Welcome back. Perhaps you'd like to tell me what you'd like me to call you this lesson.
Have you learnt all about DEFENDING, kiddo?
In every chess game you'll have the chance to make an EXCHANGE.
This is when you and your opponent play a series of moves in which both of you will take one (or more) enemy piece.
It's your job to decide whether the EXCHANGE will be GOOD or BAD for you.
The first thing you have to do is work out which pieces you are going to win and which pieces you are going to lose.
Learn the VALUES of the PIECES:
PAWN: 1 POINT
KNIGHT: 3 POINTS
BISHOP: 3 POINTS
ROOK: 5 POINTS
QUEEN: 9 POINTS
Then you add up the points for all the pieces you're going to win and all the pieces you're going to lose.
If you're going to WIN more points it's a GOOD EXCHANGE so go for it!
If you're going to LOSE more points it's a BAD EXCHANGE so don't do it!
If you're going to WIN and LOSE the same number of points it's an EQUAL EXCHANGE.
Sometimes it gets more complicated than that.
Look at this position and work out whether you would capture the Black Knight with your Rook.
The MOST IMPORTANT SKILL you need when playing chess is the ability to LOOK AHEAD.
If your Rook takes the Knight the Black Bishop will be able to take your Rook. So you win 3 points but lose 5. Sounds like a bad deal, doesn't it?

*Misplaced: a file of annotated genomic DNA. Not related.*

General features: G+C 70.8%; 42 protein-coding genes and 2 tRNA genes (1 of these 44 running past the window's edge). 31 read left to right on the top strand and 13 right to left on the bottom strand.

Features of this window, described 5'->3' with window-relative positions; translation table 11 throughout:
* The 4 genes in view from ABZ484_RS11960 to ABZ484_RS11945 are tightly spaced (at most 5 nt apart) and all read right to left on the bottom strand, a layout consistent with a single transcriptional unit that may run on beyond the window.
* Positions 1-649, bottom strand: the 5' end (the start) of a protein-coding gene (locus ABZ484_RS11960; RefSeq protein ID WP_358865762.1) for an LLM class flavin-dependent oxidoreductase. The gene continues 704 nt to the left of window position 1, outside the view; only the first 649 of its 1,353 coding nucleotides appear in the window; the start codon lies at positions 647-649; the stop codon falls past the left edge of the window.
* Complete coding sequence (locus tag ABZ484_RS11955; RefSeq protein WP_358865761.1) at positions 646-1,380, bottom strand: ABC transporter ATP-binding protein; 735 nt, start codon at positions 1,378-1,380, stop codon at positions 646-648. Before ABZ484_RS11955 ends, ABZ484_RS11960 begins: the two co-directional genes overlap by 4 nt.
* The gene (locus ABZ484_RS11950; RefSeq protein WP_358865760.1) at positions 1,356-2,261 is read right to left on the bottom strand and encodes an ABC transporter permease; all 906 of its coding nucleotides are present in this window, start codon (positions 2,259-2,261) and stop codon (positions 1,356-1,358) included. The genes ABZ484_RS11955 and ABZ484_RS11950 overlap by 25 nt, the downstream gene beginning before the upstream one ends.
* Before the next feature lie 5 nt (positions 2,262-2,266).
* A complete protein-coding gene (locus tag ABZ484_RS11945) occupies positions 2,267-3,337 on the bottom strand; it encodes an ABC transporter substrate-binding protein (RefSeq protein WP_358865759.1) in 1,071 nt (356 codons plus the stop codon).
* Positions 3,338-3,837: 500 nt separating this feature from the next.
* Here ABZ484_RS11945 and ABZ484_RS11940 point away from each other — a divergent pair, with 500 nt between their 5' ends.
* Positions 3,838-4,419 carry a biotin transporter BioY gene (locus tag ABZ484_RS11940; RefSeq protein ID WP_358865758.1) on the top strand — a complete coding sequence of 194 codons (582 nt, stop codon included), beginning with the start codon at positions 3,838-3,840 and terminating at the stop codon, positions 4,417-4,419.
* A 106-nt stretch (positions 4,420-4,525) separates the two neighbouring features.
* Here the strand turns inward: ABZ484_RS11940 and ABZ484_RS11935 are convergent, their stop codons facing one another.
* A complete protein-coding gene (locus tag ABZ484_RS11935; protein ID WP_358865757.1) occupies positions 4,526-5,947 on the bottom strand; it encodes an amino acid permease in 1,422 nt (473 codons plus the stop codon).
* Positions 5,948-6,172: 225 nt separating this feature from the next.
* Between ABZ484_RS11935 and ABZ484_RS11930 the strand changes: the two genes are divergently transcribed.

Can you work out how you can win two pieces for one in this position?
Yes, by taking on f2. But is it worth it? We have to work it out.
The Queen takes the Rook. Then the Bishop takes the Queen. Then the King takes the Bishop.
We win two pieces: Rook and Bishop. We only lose one piece: our Queen.
But if you count the points you'll see that we LOSE 9 points but only WIN 8 points.
So it's NOT a good idea to take on f2 in this position.
What do you think about this position. Again White can win two pieces for one, but he can start with either the Rook or the Bishop.
If he starts with the Rook, the Rook takes the Knight, the Pawn takes the Rook then the Bishop takes the Pawn. White wins Knight and Pawn (3+1=4 points) but loses his Rook (5 points).
But if he starts with the Bishop, the Bishop takes the Knight, the Pawn takes the Bishop, then the Rook takes with the Pawn. White again wins Knight and Pawn (4 points) but only loses his Bishop (3 points).
That's the end of the lesson, kiddo.
Guess what? It's time for a REALLY HARD EXAM about EXCHANGING.